5. Build a Writing Habit 

“You can make anything by writing.” 
- C.S. Lewis 

Writing space photo

Writing is an important skill that all students need to learn but it is also one that requires lots and lots of practice. Encouraging your child to write, anything and everything, over the summer will reap many benefits. Writing is so closely connected to reading that often a child’s reading will improve with consistent writing practice. It also helps develop fine motor skills, gives children a voice, and often provides an outlet when dealing with strong emotions. To encourage writing with my kiddos, I have a writing area set up in our home stocked with blank paper, list paper, blank cards, and stapled booklets. They are able to make different choices depending at what they want to write. They learn that writing can serve different purposes. When my children aren’t sure what to write, I encourage notes of kindness to friends and family members, making a to-do list, or simply writing down a personal experience that they have had. Here are some favorite writing activities that I have explored with students and my own children:

6. Family Read Aloud

“Children are made readers on the laps of their parents.” 
- Emilie Buckwald 

I couldn’t write a post about summer learning that didn’t include reading! We want children reading all of the time. I, personally, don’t like quantifying it with a number like 20 minutes per day. What I want is for my children to view themselves as readers - for reading to be something they do because they want to, because they love learning about new things, traveling to far away places, or connecting with a character. This can be easier said than done, but one of the best ways to begin is to get children to fall in love with books! And, I have found that all children (ages 0 - 100) love to hear a book being read aloud. The past couple of summers, I have chosen a chapter book to read aloud to my kids. We read a chapter or two a day and have a quick discussion afterward about what we notice, what we wonder, and what we predict will happen next. The best thing is the way that we connect as a family through that story. It is a part of the day that we all look forward to. Your local libraries (see links below) also have excellent programs that encourage children to read over the summer. The goal with reading is always about making it engaging for your child. Motivation is key!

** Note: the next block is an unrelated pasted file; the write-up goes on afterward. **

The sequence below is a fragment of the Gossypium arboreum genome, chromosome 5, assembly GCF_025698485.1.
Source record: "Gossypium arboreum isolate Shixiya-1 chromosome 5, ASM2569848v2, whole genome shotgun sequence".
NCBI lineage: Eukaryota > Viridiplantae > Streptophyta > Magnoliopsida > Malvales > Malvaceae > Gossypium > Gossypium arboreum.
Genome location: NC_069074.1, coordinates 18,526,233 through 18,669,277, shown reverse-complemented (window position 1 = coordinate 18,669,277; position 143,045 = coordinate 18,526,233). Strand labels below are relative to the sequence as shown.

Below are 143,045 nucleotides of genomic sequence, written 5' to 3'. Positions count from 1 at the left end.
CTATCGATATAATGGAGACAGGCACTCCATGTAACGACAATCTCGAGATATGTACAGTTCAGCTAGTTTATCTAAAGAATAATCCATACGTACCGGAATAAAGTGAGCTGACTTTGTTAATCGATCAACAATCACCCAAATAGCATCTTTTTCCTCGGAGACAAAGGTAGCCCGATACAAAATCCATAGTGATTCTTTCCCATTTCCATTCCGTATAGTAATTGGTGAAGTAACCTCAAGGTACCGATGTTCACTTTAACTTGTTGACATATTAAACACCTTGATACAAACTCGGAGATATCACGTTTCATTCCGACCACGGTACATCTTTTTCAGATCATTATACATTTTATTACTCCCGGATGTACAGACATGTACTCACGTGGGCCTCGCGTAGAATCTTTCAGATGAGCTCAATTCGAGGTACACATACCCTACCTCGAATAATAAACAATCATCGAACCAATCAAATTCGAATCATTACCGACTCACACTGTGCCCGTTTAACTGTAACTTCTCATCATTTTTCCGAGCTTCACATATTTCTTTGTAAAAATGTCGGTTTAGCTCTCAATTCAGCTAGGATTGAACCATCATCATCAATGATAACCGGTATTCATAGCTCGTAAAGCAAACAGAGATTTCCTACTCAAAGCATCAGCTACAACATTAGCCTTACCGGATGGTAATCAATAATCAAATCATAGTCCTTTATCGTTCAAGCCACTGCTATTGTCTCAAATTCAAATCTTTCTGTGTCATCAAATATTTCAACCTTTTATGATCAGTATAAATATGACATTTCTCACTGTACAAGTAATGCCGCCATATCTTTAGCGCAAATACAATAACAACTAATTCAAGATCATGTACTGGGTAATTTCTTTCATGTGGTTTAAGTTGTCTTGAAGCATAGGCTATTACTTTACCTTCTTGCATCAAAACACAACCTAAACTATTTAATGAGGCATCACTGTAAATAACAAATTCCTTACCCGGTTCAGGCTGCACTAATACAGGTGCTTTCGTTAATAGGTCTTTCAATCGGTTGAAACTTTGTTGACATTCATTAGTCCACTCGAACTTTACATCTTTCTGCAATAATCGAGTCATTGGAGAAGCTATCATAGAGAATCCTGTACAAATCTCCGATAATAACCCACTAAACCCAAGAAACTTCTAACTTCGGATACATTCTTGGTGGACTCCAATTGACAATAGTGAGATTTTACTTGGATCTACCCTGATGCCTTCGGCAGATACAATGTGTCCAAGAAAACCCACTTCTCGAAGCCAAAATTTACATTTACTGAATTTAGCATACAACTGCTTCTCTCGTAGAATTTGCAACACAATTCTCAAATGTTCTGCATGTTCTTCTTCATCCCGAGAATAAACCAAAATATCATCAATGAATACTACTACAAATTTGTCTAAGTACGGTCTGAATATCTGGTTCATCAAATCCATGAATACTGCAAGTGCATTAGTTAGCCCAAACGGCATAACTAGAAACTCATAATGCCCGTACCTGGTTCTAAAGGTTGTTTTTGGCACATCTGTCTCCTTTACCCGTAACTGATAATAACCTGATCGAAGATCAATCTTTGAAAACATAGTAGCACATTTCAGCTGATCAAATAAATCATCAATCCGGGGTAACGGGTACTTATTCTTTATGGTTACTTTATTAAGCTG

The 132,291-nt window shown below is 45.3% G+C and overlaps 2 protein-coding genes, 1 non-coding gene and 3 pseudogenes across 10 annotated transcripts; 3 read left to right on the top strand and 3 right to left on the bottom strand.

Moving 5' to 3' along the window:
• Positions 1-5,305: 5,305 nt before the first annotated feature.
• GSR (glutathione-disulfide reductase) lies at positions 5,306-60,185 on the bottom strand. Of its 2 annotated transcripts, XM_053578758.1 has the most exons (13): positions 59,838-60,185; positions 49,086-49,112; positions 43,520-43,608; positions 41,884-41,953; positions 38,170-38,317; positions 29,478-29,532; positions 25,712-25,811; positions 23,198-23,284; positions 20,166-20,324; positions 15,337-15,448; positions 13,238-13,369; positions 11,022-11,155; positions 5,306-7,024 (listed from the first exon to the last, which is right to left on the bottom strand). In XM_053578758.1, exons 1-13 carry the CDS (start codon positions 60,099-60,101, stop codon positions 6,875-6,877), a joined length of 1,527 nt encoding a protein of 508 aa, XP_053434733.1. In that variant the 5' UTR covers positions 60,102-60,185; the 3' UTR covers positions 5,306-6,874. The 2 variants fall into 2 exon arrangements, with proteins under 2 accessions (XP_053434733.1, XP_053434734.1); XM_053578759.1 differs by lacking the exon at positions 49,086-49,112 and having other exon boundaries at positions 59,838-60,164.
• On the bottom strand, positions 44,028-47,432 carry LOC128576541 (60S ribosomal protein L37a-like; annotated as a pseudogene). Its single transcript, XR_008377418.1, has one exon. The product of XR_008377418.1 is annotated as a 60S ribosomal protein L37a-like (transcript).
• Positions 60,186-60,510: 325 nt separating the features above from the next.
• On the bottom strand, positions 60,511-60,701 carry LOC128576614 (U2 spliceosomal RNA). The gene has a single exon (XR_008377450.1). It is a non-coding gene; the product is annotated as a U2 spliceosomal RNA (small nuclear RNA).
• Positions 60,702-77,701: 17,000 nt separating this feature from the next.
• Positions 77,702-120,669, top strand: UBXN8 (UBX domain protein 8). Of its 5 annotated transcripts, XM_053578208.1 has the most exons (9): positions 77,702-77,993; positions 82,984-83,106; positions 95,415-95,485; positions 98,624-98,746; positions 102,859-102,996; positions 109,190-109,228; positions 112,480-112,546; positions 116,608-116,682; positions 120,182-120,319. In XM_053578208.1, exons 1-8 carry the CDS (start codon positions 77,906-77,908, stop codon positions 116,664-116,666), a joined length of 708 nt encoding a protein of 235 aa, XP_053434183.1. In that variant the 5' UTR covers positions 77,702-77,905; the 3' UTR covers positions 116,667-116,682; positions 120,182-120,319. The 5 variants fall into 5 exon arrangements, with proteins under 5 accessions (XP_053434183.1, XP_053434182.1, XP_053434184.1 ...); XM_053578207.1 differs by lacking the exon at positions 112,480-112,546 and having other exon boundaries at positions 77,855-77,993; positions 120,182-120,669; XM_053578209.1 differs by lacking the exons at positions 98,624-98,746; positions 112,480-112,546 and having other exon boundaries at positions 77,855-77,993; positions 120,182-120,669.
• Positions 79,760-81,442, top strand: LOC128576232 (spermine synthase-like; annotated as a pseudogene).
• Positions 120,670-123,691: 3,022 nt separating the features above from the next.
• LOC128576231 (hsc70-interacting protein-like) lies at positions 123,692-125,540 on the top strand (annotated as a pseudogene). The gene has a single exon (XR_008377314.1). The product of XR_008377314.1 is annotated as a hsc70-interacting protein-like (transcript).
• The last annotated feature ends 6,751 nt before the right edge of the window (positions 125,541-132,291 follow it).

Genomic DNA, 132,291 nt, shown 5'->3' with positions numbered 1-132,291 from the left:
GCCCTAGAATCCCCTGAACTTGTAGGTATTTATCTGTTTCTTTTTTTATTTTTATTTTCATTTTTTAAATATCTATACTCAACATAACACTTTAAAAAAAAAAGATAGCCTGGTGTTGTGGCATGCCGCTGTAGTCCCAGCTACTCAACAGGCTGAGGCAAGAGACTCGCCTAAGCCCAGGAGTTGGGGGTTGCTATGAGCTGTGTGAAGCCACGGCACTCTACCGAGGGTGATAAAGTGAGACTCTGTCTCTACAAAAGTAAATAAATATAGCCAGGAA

These are just a few ways that can give your child a summer filled with fun and learning. The possibilities are endless.  Always remember, parents, that you have as much an impact on your child’s learning as teachers. You know them best and can help guide their interests and passions in a way that we can’t replicate at school. Learning happens when children feel safe, inspired, and encouraged. So, be creative and have fun with it. I hope you have a wonderful and playful summer!


Blog author Elizabeth Farris photoElizabeth Farris currently serves as the creative specialist at Wyandot Early Childhood School. Next school year, she will be teaching kindergarten at Hopewell ECS. She looks forward to a summer of learning alongside her husband, Aaron, and her three kids, Audrey, Will, and Nora. You can connect with her on Twitter and Instagram @wykidscreate or through email at elizabeth.farris@lakotaonline.com.



Posted by lauren.boettcher@lakotaonline.com  On May 15, 2018 at 9:09 AM 258 Comments